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From the time the JCPOA was signed until Trump's unilateral withdrawal in 2018, Rouhani's relationship with the US was de-escalating. Tehran and Washington implicitly cooperated in the fight against the Islamic State (IS), and the Iranian nuclear deal reduced the possibility of a regional conflict in the Middle East.

But with Trump's departure from the JCPOA Rouhani lost control of the process, and Iranian extremists blamed him for the failure of the nuclear deal, with a power shift to hardliners and the Islamic Revolutionary Guard Corps (IRGC).

After Trump's withdrawal, the IRGC intervened more in Iran's foreign policy, but under the Rouhani administration these tensions in the region did not cross what were considered international red lines.

"There were similar activities undertaken during the Trump era - with the targeting of shipping and resource infrastructure through plausibly deniable means to maintain a wider sense of tension in an effort to drive political negotiations," Dr Ben Rich, Deputy Head of the School of Media, Creative Arts & Social Inquiry at Curtin University told The New Arab.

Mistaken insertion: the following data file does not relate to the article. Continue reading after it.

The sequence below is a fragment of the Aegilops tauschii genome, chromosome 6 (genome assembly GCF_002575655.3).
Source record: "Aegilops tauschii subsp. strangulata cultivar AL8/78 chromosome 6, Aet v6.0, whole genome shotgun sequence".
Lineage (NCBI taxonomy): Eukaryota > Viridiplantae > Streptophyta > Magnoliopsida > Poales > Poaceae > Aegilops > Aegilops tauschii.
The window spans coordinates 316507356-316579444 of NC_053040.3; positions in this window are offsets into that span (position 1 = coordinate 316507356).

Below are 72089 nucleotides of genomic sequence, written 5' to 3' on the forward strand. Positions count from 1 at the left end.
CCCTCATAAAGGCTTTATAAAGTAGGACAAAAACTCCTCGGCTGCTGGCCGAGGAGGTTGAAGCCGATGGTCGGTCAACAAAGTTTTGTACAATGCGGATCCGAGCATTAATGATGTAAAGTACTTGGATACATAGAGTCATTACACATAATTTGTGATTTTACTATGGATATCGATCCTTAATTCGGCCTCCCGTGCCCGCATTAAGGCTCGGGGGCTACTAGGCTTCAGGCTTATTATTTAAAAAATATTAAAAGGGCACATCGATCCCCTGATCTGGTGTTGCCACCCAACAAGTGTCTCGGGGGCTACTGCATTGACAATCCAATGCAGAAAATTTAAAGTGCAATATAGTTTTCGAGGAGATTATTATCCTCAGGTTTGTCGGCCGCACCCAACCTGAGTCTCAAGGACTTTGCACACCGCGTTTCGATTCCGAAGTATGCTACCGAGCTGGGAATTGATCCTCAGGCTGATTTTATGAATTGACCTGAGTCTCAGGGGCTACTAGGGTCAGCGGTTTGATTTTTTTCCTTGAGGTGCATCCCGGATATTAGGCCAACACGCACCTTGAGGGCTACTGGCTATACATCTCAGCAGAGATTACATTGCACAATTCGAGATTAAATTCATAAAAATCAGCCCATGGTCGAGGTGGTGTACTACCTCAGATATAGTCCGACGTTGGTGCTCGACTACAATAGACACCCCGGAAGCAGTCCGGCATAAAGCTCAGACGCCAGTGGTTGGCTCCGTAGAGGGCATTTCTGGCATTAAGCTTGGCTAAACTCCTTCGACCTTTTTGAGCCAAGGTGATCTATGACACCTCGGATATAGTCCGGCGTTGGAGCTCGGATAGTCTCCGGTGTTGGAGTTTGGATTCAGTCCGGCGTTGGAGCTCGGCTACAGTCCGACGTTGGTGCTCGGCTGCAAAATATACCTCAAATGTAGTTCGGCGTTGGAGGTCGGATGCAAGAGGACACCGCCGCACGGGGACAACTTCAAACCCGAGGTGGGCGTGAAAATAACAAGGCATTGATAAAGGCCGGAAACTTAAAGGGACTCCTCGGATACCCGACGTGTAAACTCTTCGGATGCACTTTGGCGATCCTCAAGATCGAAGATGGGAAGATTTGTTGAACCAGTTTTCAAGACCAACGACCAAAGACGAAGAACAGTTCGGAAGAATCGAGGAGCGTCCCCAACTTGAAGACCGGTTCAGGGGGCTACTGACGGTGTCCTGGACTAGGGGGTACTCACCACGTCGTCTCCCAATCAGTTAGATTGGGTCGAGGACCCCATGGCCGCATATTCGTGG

"The White House will seek to bring more countries behind a unified campaign that puts more multilateral pressure on Iran as the talks in Austria's capital have been stalled since last month"

Some analysts believe the Rouhani administration tried to refrain from any serious actions, such as the Mercer Street vessel incident, despite neutralising threats to incite the US to participate in nuclear talks.

"Iran does not want to engage with Israel directly," Professor Shahram Akbarzadeh, Convenor of the Middle East Studies Forum at Deakin University, told The New Arab. "If Iran is responsible for the attack on the Israeli-run ship, it is very likely to be an error of judgment on the part of local commanders, not a deliberate decision in Tehran," he added.